How to Manage Pests

UC Pest Management Guidelines


American Plum Borer

Scientific Name: Euzophera semifuneralis

(Reviewed 3/14, updated 3/14)

In this Guideline:

Description of the pest

The adult moth is gray with a wing expanse of 0.75 to 1 inch (19–25 mm) and brown and black markings on the wings. Adult females lay eggs near where callous tissue has developed, such as at pruning wounds, crown galls, or scaffold crotches. Larvae bore into the tree to feed on vascular tissue. Mature caterpillars are dusky white or pinkish and are about 1 inch long. American plum borer overwinters in a protective cocoon spun in a sheltered location on the tree; pupation takes place in spring. There are three to four generations each year.


Larvae attack soft, spongy, calluslike tissue, which occurs at graft unions, tree wounds, and in olive knots. They can continue to feed into normal tissue, girdling limbs, which can cause small branches to break. Gummy frass and liquid exudate may occur around injured wood.


Monitor trees in spring and summer for frass and gum pockets. The borer can be detected by brownish frass and webbing at feeding sites. If larvae are present, remove and destroy infested wood if possible. If wood cannot be removed, spray trees with a hand held sprayer from one foot above the scaffold crotch to one foot below, two to three times during the growing season. The first application should be mid- to late April and subsequent applications at 6-week intervals. Efficacy is improved if the trunk is painted immediately following a trunk spray with a latex paint to protect against sunburn. The paint helps to preserve the insecticide and give protection over a longer period of time.

Common name Amount to use** R.E.I.‡ P.H.I.‡
(example trade name)   (hours) (days)

Calculate impact of pesticide on air quality
Bee precaution pesticide ratings
The following are ranked with the pesticides having the greatest IPM value listed first—the most effective and least harmful to natural enemies, honey bees, and the environment are at the top of the table. When choosing a pesticide, consider information relating to air and water quality, resistance management, and the pesticide's properties and application timing. Not all registered pesticides are listed. Always read the label of the product being used.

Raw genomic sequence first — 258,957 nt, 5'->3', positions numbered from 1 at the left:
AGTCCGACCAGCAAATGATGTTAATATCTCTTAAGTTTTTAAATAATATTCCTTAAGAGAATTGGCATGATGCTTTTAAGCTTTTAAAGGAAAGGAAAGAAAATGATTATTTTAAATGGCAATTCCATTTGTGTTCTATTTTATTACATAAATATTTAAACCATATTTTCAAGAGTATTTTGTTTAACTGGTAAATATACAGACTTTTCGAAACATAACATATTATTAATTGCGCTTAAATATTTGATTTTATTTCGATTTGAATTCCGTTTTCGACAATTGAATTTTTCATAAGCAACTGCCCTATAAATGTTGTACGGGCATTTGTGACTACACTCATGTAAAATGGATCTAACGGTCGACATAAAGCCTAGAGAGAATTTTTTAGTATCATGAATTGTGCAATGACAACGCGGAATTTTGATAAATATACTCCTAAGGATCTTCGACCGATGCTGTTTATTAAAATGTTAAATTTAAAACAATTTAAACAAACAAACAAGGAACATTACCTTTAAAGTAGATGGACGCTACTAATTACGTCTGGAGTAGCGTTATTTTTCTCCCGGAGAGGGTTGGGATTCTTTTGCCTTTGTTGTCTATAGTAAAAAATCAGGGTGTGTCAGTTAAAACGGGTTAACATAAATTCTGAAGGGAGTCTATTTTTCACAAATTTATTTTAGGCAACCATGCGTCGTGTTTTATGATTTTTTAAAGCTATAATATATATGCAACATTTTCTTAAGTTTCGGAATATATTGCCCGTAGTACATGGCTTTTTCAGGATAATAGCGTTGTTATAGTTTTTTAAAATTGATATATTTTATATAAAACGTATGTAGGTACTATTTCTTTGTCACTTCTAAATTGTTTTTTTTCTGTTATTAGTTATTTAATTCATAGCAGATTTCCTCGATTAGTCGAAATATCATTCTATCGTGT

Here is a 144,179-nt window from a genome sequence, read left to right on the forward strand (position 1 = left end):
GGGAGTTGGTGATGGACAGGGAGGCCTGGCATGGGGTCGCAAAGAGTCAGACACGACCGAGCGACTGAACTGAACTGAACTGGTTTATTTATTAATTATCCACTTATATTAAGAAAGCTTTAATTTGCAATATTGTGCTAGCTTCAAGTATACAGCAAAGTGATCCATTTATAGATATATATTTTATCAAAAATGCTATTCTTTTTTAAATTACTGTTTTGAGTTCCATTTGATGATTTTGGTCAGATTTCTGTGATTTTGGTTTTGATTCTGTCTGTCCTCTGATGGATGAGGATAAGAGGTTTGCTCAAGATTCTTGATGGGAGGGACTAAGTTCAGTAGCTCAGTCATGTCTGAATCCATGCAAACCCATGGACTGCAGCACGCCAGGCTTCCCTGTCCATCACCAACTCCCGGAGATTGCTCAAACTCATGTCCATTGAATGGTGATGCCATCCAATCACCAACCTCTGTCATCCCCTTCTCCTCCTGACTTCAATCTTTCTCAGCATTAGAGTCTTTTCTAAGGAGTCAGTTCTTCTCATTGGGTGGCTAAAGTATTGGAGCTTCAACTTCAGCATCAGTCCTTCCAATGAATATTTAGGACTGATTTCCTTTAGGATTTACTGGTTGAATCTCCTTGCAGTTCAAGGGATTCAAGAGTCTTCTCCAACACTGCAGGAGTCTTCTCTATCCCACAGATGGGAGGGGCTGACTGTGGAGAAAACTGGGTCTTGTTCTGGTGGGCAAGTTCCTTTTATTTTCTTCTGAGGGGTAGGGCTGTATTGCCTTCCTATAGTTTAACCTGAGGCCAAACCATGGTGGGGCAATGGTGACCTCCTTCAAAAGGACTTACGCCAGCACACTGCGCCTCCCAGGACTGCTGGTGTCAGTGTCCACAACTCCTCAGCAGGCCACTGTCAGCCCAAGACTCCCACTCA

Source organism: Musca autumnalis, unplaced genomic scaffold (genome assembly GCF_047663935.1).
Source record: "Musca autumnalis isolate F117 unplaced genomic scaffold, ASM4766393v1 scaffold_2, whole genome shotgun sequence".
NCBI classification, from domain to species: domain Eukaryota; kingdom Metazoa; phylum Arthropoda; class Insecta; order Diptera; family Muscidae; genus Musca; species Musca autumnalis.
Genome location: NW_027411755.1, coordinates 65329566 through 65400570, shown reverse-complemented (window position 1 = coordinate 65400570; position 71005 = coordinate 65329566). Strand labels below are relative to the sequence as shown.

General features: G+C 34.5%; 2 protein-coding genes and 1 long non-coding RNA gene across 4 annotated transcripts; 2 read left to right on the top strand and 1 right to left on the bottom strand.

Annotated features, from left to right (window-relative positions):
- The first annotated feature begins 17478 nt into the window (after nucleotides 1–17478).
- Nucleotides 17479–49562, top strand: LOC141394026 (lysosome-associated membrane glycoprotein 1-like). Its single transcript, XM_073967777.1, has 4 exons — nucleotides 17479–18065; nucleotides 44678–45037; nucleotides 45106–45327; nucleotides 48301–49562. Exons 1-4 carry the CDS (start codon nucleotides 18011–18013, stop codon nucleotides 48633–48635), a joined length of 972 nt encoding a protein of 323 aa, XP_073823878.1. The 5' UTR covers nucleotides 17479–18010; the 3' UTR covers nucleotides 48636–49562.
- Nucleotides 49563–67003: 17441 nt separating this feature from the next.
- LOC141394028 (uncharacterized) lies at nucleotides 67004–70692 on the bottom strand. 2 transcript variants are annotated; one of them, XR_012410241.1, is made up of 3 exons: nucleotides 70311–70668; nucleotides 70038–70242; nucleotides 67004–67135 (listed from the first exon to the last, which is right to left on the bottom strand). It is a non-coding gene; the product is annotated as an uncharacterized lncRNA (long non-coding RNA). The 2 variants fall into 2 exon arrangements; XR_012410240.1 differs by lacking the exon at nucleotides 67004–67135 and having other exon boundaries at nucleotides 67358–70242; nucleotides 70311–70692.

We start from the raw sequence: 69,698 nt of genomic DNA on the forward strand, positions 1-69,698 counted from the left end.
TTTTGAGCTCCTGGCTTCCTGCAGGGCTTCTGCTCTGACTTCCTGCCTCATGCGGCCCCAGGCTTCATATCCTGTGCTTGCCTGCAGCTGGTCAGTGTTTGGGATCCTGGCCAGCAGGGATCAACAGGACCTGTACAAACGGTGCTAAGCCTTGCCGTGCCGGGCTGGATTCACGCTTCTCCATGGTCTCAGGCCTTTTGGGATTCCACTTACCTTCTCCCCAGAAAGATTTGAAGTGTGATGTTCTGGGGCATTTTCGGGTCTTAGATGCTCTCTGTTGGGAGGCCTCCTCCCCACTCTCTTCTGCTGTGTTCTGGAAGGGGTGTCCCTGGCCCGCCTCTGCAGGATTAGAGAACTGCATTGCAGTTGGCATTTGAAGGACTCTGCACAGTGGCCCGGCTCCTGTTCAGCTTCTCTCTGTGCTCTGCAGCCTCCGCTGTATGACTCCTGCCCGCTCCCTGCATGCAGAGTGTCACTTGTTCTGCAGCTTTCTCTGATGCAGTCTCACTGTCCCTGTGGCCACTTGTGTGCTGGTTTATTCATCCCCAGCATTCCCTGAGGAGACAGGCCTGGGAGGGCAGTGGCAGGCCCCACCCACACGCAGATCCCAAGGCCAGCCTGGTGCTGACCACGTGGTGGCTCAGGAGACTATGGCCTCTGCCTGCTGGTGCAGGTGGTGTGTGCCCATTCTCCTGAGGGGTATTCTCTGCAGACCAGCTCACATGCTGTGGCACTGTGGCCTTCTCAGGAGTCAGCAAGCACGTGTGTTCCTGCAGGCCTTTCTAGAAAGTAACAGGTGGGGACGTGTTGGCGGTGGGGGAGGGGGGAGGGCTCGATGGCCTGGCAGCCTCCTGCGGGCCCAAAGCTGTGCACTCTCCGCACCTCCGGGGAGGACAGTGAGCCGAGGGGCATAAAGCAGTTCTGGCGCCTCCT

(Sevin SL) 5.0–7.5 qt 12 14
  (Sevin XLR Plus) 2 qt 72 14
  COMMENTS: Do not exceed 15 qt carbaryl SL/acre per crop or 15 qt carbaryl XLR Plus/acre per crop per year. To protect honeybees, apply only during late evening, night, or early morning when bees are not present.
** Amounts per 100 gal water (except where otherwise stated), using 400-500 gal solution per acre.
+ Restricted entry interval (R.E.I.) is the number of hours (unless otherwise noted) from treatment until the treated area can be safely entered without protective clothing. Preharvest interval (P.H.I.) is the number of days from treatment to harvest. In some cases the R.E.I. exceeds the P.H.I. The longer of two intervals is the minimum time that must elapse before harvest.
* Permit required from county agricultural commissioner for purchase or use.
1 Rotate chemicals with a different mode-of-action Group number, and do not use products with the same mode-of-action Group number more than twice per season to help prevent the development of resistance. For example, the organophosphates have a Group number of 1B; chemicals with a 1B Group number should be alternated with chemicals that have a Group number other than 1B. Mode-of-action group numbers are assigned by IRAC (Insecticide Resistance Action Committee). For additional information, see their Web site at



[UC Peer Reviewed]

UC IPM Pest Management Guidelines: Olive
UC ANR Publication 3452

Insects and Mites

F. G. Zalom, Entomology, UC Davis
P. M. Vossen, UC Cooperative Extension, Sonoma County
R. A. Van Steenwyk, Insect Biology, UC Berkeley
M. W. Johnson, Kearney Agricultural Center, Parlier
Acknowledgment for contributions to Insects and Mites:
G. S. Sibbett, UC Cooperative Extension, Tulare County
L. Ferguson, Pomology, UC Davis

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